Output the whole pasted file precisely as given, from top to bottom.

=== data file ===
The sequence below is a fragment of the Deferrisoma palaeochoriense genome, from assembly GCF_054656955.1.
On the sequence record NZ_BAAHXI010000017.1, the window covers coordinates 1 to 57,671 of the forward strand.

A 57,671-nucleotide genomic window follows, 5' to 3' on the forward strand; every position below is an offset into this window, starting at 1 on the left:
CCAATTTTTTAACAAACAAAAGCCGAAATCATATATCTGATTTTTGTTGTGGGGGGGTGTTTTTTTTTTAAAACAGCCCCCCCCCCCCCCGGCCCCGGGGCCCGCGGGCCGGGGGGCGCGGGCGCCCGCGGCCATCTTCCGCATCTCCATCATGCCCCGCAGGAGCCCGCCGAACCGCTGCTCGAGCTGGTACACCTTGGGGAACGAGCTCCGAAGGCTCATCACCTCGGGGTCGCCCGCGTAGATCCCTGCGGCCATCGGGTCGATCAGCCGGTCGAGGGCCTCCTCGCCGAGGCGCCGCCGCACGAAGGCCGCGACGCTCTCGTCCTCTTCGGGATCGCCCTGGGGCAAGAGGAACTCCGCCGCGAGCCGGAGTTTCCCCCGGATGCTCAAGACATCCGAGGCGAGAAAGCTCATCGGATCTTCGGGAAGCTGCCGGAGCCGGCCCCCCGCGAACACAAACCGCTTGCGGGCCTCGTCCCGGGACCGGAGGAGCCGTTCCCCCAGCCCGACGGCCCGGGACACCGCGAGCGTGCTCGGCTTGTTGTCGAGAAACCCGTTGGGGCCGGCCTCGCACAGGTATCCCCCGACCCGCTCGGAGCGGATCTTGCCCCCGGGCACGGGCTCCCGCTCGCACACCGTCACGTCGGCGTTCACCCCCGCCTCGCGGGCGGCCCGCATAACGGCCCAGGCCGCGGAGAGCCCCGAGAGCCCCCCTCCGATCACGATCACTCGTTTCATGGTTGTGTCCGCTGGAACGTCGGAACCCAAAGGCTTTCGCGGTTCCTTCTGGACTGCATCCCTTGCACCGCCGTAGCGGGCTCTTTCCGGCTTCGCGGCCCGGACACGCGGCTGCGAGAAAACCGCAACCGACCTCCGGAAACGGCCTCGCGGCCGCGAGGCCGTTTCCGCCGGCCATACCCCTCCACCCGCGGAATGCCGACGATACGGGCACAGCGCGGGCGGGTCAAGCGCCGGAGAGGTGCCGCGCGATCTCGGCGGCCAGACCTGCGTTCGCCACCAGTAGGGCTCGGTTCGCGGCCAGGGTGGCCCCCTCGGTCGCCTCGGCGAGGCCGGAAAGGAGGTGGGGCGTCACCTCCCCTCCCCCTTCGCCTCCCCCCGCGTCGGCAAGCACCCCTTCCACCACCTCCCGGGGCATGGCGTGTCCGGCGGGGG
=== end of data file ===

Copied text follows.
The sequence below is a fragment of the Deferrisoma palaeochoriense genome, from assembly GCF_054656955.1.
On the sequence record NZ_BAAHXI010000017.1, the window covers coordinates 1 to 57,671 of the forward strand.

A 57,671-nucleotide genomic window follows, 5' to 3' on the forward strand; every position below is an offset into this window, starting at 1 on the left:
CCAATTTTTTAACAAACAAAAGCCGAAATCATATATCTGATTTTTGTTGTGGGGGGGTGTTTTTTTTTTAAAACAGCCCCCCCCCCCCCCGGCCCCGGGGCCCGCGGGCCGGGGGGCGCGGGCGCCCGCGGCCATCTTCCGCATCTCCATCATGCCCCGCAGGAGCCCGCCGAACCGCTGCTCGAGCTGGTACACCTTGGGGAACGAGCTCCGAAGGCTCATCACCTCGGGGTCGCCCGCGTAGATCCCTGCGGCCATCGGGTCGATCAGCCGGTCGAGGGCCTCCTCGCCGAGGCGCCGCCGCACGAAGGCCGCGACGCTCTCGTCCTCTTCGGGATCGCCCTGGGGCAAGAGGAACTCCGCCGCGAGCCGGAGTTTCCCCCGGATGCTCAAGACATCCGAGGCGAGAAAGCTCATCGGATCTTCGGGAAGCTGCCGGAGCCGGCCCCCCGCGAACACAAACCGCTTGCGGGCCTCGTCCCGGGACCGGAGGAGCCGTTCCCCCAGCCCGACGGCCCGGGACACCGCGAGCGTGCTCGGCTTGTTGTCGAGAAACCCGTTGGGGCCGGCCTCGCACAGGTATCCCCCGACCCGCTCGGAGCGGATCTTGCCCCCGGGCACGGGCTCCCGCTCGCACACCGTCACGTCGGCGTTCACCCCCGCCTCGCGGGCGGCCCGCATAACGGCCCAGGCCGCGGAGAGCCCCGAGAGCCCCCCTCCGATCACGATCACTCGTTTCATGGTTGTGTCCGCTGGAACGTCGGAACCCAAAGGCTTTCGCGGTTCCTTCTGGACTGCATCCCTTGCACCGCCGTAGCGGGCTCTTTCCGGCTTCGCGGCCCGGACACGCGGCTGCGAGAAAACCGCAACCGACCTCCGGAAACGGCCTCGCGGCCGCGAGGCCGTTTCCGCCGGCCATACCCCTCCACCCGCGGAATGCCGACGATACGGGCACAGCGCGGGCGGGTCAAGCGCCGGAGAGGTGCCGCGCGATCTCGGCGGCCAGACCTGCGTTCGCCACCAGTAGGGCTCGGTTCGCGGCCAGGGTGGCCCCCTCGGTCGCCTCGGCGAGGCCGGAAAGGAGGTGGGGCGTCACCTCCCCTCCCCCTTCGCCTCCCCCCGCGTCGGCAAGCACCCCTTCCACCACCTCCCGGGGCATGGCGTGTCCGGCGGGGG